- Model 2 - Child and adolescent version: Created as a joint venture of Department of Psychiatry, PGIMER and Tata Consultancy Services. Published in 2015 by Malhotra et al. this model used the same format as that of the adult version. It was estimated that for a full diagnostic interview the tool would take a maximum of 30 min. However, this diagnostic tool assessed nineteen different disorders of childhood onset, different from its adult version. Those being “mental retardation, specific learning disability, attention deficit hyperactivity disorder, oppositional defiant disorder and conduct disorder, autism, depression, mania, psychosis, obsessive-compulsive disorder, generalized anxiety disorder, specific phobias, social anxiety disorder, separation anxiety disorder, somatoform disorder, dissociative disorder, alcohol dependence, substance use disorders and enuresis.” They found that the diagnostic tool was comparable to most of the reputed structured interviews such as Mini International Neuropsychiatric Interview for Children and Adolescents, Diagnostic Interview Schedule for Children, etc., and has high specificity and sensitivity for most disorders. Not only the time consumed for the interview was much less than any of the standardized tools, but also, the tool was easy to administer as reported by the interviewers and interviewees.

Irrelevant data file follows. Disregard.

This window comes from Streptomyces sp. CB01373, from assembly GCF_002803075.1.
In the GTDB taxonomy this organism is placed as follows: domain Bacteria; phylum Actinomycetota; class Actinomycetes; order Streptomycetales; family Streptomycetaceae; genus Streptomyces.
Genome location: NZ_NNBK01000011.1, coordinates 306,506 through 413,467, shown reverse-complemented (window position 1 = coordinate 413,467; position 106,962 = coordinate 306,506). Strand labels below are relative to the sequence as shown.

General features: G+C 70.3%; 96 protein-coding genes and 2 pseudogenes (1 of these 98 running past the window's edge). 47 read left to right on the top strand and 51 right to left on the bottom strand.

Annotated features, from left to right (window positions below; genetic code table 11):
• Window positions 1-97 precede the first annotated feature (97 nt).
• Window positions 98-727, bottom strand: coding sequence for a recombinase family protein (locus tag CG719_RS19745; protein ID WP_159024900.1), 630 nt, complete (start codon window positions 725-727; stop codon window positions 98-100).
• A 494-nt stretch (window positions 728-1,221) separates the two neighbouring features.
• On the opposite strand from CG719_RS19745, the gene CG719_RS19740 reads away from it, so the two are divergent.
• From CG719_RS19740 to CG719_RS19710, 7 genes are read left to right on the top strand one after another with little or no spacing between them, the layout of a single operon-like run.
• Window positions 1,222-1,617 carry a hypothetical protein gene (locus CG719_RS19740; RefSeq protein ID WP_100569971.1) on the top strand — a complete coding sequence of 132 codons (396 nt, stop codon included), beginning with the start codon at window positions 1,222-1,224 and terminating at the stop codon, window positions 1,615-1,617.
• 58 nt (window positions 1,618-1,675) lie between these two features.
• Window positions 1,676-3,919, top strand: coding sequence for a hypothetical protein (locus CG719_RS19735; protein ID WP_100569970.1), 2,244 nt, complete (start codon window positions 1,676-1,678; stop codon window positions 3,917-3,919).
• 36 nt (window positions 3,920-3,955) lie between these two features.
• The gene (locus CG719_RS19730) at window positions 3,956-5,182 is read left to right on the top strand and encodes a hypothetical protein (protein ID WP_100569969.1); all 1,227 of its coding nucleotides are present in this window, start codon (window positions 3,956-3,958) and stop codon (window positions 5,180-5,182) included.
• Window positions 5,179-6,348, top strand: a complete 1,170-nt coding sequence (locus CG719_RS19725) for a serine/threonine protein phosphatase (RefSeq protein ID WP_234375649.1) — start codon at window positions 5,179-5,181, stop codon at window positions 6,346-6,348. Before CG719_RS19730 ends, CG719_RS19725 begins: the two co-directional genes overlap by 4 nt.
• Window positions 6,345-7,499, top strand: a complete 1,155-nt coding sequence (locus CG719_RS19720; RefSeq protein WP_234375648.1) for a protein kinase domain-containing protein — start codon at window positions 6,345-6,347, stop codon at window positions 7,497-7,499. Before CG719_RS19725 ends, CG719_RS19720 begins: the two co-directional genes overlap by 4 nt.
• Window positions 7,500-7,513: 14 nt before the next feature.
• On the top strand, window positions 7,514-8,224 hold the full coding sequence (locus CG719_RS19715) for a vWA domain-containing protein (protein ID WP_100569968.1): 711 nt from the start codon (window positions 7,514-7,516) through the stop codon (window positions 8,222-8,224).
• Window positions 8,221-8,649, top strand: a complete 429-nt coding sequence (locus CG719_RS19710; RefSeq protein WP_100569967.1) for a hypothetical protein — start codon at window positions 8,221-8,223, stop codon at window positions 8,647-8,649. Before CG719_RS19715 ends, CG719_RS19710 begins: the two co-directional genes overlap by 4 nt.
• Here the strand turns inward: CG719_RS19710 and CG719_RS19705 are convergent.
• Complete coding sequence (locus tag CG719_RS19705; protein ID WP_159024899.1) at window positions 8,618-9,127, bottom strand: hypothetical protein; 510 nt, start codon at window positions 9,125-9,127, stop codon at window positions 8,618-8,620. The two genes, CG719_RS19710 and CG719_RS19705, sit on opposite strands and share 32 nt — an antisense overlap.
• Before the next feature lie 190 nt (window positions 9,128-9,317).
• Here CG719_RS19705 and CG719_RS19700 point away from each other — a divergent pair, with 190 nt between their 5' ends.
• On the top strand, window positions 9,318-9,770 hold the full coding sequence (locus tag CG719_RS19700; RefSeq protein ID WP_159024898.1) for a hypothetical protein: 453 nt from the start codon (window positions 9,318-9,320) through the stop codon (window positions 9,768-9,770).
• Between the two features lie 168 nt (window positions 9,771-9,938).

Both the models have options to suggest both pharmacological management and psychological management.
|Figure 10: Functioning of PGIMER telepsychiatry delivery software package|
Click here to view
|Table 2: Describing the features of Postgraduate Institute of Medical Education and Research telepsychiatry diagnostic tool|
Click here to view
Drugs are chosen according to the diagnosis provided and those listed in the application. The application also provides “explicit guidelines on need for hospitalization, details of drugs, their dosing and side effects, alteration in dose/drugs on follow up, etc.”
- Psychoeducation modules: Aim of this module is provide psychoeducation to patient (child and adult) and caregivers about the illness. Sessions of 30-minute duration were conducted over 3–4 weeks